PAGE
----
Finally, as the government of Pakistan devolves authority to the provinces, we're working with local governments and organizations to support the basic needs of every Pakistani citizen.
Every year, about as many infants are born in Pakistan as in the United States, even though the U.S. has almost twice the population. By 2050, Pakistan's population is projected to more than double, a rate that will dramatically outpace economic growth and overwhelm the government's ability to provide essential services. To help address this high fertility rate, we've worked with Pakistani organizations to reach over 50 million people with messages about voluntary family planning.
We also have to ensure that all children have a chance for a healthy life. Today in Pakistan, nearly one child in 10 dies before the age of five. Though the Pakistan Initiative for Mothers and Newborns project, we've helped reduce maternal and newborn deaths by over 20 percent-saving 30,000 newborn lives-though a community based approach that offers care to mothers and newborns outside of a health facility.
And we're working closely with the government and local communities to strengthen Pakistan's education system, enabling 900,000 more children to attend school and expanding opportunity in higher education. Just this morning, I had the opportunity to officially open four centers of advanced studies to help strengthen the capacity of Pakistan's researchers and accelerate progress in the priority areas of energy, agriculture and water management.
I share these results not to imply that everything is easy or always generates a breakthrough. It is important to be honest about the challenges we face, so that we can reduce misunderstandings and improve our efforts.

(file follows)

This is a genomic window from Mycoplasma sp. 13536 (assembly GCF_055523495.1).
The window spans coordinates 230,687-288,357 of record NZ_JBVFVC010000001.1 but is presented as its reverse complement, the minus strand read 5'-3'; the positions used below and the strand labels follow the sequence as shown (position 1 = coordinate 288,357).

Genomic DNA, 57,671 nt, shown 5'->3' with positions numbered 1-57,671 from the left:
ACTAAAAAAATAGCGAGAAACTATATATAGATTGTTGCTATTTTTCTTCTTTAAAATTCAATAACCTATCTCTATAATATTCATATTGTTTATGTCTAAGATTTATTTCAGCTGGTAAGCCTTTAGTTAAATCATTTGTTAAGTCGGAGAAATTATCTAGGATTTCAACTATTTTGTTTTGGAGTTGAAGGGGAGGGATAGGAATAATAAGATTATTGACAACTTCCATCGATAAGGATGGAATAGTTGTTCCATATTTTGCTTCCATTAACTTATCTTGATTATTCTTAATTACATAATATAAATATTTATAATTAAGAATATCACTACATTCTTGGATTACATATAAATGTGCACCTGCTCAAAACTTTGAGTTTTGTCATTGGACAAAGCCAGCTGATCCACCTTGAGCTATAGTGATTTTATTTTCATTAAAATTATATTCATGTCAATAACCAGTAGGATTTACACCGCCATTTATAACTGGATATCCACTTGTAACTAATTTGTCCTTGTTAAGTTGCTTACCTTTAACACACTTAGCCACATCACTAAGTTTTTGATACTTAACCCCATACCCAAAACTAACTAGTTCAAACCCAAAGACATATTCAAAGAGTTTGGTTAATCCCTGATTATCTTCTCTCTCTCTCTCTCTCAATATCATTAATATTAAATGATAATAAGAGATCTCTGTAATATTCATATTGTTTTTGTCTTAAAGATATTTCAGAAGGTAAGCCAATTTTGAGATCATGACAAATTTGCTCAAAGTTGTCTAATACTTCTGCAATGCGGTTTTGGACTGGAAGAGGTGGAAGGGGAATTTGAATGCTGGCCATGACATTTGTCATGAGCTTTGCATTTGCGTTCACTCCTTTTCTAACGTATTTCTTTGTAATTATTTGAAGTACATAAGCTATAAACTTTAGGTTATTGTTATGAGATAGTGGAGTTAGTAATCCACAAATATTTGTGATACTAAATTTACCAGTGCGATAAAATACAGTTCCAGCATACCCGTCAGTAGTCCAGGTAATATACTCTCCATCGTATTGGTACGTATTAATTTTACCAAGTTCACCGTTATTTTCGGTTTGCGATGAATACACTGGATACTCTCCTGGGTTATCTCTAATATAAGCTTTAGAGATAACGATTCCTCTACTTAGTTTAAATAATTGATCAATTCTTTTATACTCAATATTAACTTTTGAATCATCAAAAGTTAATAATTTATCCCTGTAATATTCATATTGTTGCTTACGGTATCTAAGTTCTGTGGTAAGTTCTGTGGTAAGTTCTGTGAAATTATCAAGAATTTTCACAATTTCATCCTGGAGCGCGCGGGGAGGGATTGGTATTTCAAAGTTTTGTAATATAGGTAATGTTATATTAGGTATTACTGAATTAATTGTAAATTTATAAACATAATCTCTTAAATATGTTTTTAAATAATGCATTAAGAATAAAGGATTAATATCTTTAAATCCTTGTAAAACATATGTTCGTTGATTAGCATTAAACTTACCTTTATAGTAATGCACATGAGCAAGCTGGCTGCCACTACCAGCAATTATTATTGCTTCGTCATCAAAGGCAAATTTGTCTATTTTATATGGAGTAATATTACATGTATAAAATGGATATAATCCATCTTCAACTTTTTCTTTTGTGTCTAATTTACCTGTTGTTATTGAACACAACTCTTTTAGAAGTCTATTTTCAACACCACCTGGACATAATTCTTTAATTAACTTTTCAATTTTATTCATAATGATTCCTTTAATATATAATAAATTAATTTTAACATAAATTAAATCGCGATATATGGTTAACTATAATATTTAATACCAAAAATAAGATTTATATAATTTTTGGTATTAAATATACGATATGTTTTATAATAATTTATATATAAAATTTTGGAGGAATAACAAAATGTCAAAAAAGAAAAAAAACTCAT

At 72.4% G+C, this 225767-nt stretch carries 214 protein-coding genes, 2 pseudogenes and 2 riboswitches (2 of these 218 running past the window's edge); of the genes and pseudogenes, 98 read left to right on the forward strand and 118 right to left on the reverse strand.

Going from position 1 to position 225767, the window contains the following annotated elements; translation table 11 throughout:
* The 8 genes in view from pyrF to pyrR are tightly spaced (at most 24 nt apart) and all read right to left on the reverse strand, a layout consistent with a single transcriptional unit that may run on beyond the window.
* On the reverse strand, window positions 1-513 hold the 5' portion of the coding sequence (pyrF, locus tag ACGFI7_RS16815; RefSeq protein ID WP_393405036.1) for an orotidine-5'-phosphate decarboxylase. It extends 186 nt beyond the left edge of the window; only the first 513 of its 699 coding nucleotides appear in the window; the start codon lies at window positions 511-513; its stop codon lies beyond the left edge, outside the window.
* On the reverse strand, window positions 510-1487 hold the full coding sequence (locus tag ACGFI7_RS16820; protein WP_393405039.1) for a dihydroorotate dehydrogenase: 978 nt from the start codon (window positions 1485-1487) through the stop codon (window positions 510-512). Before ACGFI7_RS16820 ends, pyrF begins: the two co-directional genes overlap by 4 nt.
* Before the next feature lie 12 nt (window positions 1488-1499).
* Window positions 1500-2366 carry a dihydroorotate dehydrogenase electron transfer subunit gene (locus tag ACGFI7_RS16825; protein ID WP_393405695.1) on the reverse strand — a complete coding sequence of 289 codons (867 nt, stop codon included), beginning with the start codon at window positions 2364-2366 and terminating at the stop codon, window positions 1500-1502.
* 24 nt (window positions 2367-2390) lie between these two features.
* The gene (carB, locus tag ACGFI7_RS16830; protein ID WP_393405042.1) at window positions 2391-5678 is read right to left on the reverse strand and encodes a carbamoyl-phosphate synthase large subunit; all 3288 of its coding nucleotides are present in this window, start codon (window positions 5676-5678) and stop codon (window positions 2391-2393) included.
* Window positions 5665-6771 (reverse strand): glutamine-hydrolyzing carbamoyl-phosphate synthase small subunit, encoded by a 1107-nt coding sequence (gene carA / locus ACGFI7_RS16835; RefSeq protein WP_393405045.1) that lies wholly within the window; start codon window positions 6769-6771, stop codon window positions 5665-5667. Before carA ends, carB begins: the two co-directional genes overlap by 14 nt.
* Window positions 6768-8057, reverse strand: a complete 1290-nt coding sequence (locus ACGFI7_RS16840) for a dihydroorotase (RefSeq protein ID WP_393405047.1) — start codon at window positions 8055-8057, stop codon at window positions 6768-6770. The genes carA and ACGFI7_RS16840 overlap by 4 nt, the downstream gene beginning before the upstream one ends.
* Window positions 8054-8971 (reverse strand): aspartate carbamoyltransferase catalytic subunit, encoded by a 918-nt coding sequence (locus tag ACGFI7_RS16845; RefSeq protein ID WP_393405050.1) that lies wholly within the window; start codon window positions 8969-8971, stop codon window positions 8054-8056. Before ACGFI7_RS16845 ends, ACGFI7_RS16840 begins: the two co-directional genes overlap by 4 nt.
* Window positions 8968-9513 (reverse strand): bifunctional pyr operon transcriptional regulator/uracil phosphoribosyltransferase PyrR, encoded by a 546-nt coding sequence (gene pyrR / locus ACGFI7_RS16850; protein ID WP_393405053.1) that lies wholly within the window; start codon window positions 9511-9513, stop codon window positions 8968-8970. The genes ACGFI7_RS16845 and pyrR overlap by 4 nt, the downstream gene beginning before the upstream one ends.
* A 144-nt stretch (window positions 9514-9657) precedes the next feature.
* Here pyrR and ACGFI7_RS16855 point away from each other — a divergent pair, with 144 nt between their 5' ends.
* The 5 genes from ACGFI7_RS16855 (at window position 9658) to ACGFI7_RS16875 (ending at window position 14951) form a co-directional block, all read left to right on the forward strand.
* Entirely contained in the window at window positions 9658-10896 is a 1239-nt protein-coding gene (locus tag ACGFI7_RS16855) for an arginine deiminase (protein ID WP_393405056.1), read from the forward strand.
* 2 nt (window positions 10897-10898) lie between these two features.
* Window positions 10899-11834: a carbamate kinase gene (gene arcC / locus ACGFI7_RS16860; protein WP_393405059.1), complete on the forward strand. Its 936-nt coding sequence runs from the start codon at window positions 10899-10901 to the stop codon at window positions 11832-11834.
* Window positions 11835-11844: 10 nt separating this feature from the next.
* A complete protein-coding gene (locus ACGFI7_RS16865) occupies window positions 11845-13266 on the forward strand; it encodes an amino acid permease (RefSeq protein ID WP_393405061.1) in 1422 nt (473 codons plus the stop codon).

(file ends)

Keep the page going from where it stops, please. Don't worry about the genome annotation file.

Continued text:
To increase accountability, we've taken a number of steps to ensure we are spending every development dollar in the most efficient, effective and transparent way possible.
We've put pre-assessment teams on the ground to help ensure that local organizations and government agencies have the proper controls in place from the beginning.
We've established an Anti-Fraud Hotline, where citizens can voice concerns about possible fraud, waste and mismanagement.
And we're funding contracts to the government on a cost reimbursement basis. That means we confirm the work was really completed before we pay the government. I know it can sometimes feel like a slow process, but it is vitally important to ensuring our efforts are effective and transparent.
At the same time, the government and the Pakistani people have to do their share. By most accounts, fewer than 2 percent of the population pays taxes-and the wealthiest often pay the least. So long as this remains true, Pakistan simply won't have the resources it needs to prosper.
Even as we work hard to shift more assistance directly to Pakistan's national and local government, we also know that we can't limit our work to the government. We have to foster diverse relationships with Pakistan's entrepreneurs and civil society leaders.
That's why we've implemented a small grants program to support innovative projects by Pakistanis NGOs. Since August 2010, we've worked with different local organizations to install solar powered panels in remote villages; improve the participation of parents in school management; and improve health and sanitation in flood-affected regions.
With total donor assistance to Pakistan accounting for barely 1 percent of the nation's GDP, we know that the development community can only do so much. Responsibility for Pakistan's development lies with the government and citizens themselves. And it will require crucial reforms and the decision to marshal the country's own resources.
Because ultimately, our work is about helping the people of Pakistan chart their own future.
And supporting your efforts to ensure that the fruits of development benefit the most vulnerable…
…that economic growth is as meaningful to a smallholder farmer as to a women entrepreneur…
… and that individuals once tempted by extremism today can see the value of peace.
- Briefing by USAID Administrator Dr. Rajiv Shah on U.S. Flood Relief Efforts and Assistance in Pakistan
- Discussion by Senior Officials on Brooking Institution's Report "Beyond Madrassas"
- Briefing by Deputy Secretary of State for Management and Resources Jacob Lew and USAID Administrator Dr. Rajiv Shah on Their Respective Trips to Afghanistan and Pakistan
Last updated: June 01, 2012